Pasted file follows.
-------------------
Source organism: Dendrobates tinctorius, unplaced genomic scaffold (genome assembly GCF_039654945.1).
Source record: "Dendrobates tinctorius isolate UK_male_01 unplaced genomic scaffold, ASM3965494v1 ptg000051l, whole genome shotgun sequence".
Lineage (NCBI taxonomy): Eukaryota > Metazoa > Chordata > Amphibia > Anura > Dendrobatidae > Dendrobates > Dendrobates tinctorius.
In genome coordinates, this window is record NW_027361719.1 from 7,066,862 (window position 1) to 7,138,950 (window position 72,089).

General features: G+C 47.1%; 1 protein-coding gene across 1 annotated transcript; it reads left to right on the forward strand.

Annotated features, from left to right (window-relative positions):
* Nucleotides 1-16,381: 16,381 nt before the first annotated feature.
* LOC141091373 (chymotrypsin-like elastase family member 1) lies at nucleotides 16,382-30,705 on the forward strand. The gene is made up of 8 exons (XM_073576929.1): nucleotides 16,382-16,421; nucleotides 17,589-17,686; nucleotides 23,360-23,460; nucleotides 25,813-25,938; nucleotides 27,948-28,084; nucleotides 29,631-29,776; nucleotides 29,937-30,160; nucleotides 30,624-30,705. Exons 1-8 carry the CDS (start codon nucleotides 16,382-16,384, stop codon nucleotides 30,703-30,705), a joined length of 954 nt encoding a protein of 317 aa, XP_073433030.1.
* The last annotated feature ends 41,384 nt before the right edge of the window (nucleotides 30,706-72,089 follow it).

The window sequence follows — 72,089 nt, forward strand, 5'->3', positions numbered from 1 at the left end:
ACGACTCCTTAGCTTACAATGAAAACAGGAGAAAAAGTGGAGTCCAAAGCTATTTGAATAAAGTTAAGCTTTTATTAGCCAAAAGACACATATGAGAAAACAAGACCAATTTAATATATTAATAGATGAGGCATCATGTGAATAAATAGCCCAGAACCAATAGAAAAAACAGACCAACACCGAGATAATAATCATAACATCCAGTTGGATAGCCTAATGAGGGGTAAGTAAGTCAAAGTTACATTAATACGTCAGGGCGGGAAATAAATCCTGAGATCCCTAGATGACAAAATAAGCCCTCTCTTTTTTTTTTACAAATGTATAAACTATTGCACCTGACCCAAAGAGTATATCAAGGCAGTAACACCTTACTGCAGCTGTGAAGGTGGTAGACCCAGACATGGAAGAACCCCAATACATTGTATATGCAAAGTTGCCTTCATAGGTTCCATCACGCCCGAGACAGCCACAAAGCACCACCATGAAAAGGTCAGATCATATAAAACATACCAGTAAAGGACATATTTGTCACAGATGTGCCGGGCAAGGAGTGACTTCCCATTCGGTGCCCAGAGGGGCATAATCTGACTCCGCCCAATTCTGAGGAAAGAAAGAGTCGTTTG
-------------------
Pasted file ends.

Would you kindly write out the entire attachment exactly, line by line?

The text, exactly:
Source organism: Dendrobates tinctorius, unplaced genomic scaffold (genome assembly GCF_039654945.1).
Source record: "Dendrobates tinctorius isolate UK_male_01 unplaced genomic scaffold, ASM3965494v1 ptg000051l, whole genome shotgun sequence".
Lineage (NCBI taxonomy): Eukaryota > Metazoa > Chordata > Amphibia > Anura > Dendrobatidae > Dendrobates > Dendrobates tinctorius.
In genome coordinates, this window is record NW_027361719.1 from 7,066,862 (window position 1) to 7,138,950 (window position 72,089).

General features: G+C 47.1%; 1 protein-coding gene across 1 annotated transcript; it reads left to right on the forward strand.

Annotated features, from left to right (window-relative positions):
* Nucleotides 1-16,381: 16,381 nt before the first annotated feature.
* LOC141091373 (chymotrypsin-like elastase family member 1) lies at nucleotides 16,382-30,705 on the forward strand. The gene is made up of 8 exons (XM_073576929.1): nucleotides 16,382-16,421; nucleotides 17,589-17,686; nucleotides 23,360-23,460; nucleotides 25,813-25,938; nucleotides 27,948-28,084; nucleotides 29,631-29,776; nucleotides 29,937-30,160; nucleotides 30,624-30,705. Exons 1-8 carry the CDS (start codon nucleotides 16,382-16,384, stop codon nucleotides 30,703-30,705), a joined length of 954 nt encoding a protein of 317 aa, XP_073433030.1.
* The last annotated feature ends 41,384 nt before the right edge of the window (nucleotides 30,706-72,089 follow it).

The window sequence follows — 72,089 nt, forward strand, 5'->3', positions numbered from 1 at the left end:
ACGACTCCTTAGCTTACAATGAAAACAGGAGAAAAAGTGGAGTCCAAAGCTATTTGAATAAAGTTAAGCTTTTATTAGCCAAAAGACACATATGAGAAAACAAGACCAATTTAATATATTAATAGATGAGGCATCATGTGAATAAATAGCCCAGAACCAATAGAAAAAACAGACCAACACCGAGATAATAATCATAACATCCAGTTGGATAGCCTAATGAGGGGTAAGTAAGTCAAAGTTACATTAATACGTCAGGGCGGGAAATAAATCCTGAGATCCCTAGATGACAAAATAAGCCCTCTCTTTTTTTTTTACAAATGTATAAACTATTGCACCTGACCCAAAGAGTATATCAAGGCAGTAACACCTTACTGCAGCTGTGAAGGTGGTAGACCCAGACATGGAAGAACCCCAATACATTGTATATGCAAAGTTGCCTTCATAGGTTCCATCACGCCCGAGACAGCCACAAAGCACCACCATGAAAAGGTCAGATCATATAAAACATACCAGTAAAGGACATATTTGTCACAGATGTGCCGGGCAAGGAGTGACTTCCCATTCGGTGCCCAGAGGGGCATAATCTGACTCCGCCCAATTCTGAGGAAAGAAAGAGTCGTTTG